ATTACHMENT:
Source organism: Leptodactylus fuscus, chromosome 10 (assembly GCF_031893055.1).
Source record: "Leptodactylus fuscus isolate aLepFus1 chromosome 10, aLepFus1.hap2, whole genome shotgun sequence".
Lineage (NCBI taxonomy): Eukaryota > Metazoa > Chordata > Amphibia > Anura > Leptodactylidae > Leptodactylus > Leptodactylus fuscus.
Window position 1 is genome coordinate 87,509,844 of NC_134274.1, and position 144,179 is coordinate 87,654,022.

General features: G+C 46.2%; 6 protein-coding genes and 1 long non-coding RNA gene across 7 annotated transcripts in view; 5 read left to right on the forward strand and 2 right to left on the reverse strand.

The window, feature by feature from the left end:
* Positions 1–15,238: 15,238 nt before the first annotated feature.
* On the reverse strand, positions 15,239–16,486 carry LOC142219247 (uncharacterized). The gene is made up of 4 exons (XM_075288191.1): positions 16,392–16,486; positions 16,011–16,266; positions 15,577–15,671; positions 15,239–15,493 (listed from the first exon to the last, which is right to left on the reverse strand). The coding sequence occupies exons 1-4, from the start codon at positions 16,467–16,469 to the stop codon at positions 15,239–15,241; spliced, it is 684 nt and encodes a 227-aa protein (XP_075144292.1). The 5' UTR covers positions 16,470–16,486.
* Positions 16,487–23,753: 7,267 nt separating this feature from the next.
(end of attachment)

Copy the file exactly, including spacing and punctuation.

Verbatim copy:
Source organism: Leptodactylus fuscus, chromosome 10 (assembly GCF_031893055.1).
Source record: "Leptodactylus fuscus isolate aLepFus1 chromosome 10, aLepFus1.hap2, whole genome shotgun sequence".
Lineage (NCBI taxonomy): Eukaryota > Metazoa > Chordata > Amphibia > Anura > Leptodactylidae > Leptodactylus > Leptodactylus fuscus.
Window position 1 is genome coordinate 87,509,844 of NC_134274.1, and position 144,179 is coordinate 87,654,022.

General features: G+C 46.2%; 6 protein-coding genes and 1 long non-coding RNA gene across 7 annotated transcripts in view; 5 read left to right on the forward strand and 2 right to left on the reverse strand.

The window, feature by feature from the left end:
* Positions 1–15,238: 15,238 nt before the first annotated feature.
* On the reverse strand, positions 15,239–16,486 carry LOC142219247 (uncharacterized). The gene is made up of 4 exons (XM_075288191.1): positions 16,392–16,486; positions 16,011–16,266; positions 15,577–15,671; positions 15,239–15,493 (listed from the first exon to the last, which is right to left on the reverse strand). The coding sequence occupies exons 1-4, from the start codon at positions 16,467–16,469 to the stop codon at positions 15,239–15,241; spliced, it is 684 nt and encodes a 227-aa protein (XP_075144292.1). The 5' UTR covers positions 16,470–16,486.
* Positions 16,487–23,753: 7,267 nt separating this feature from the next.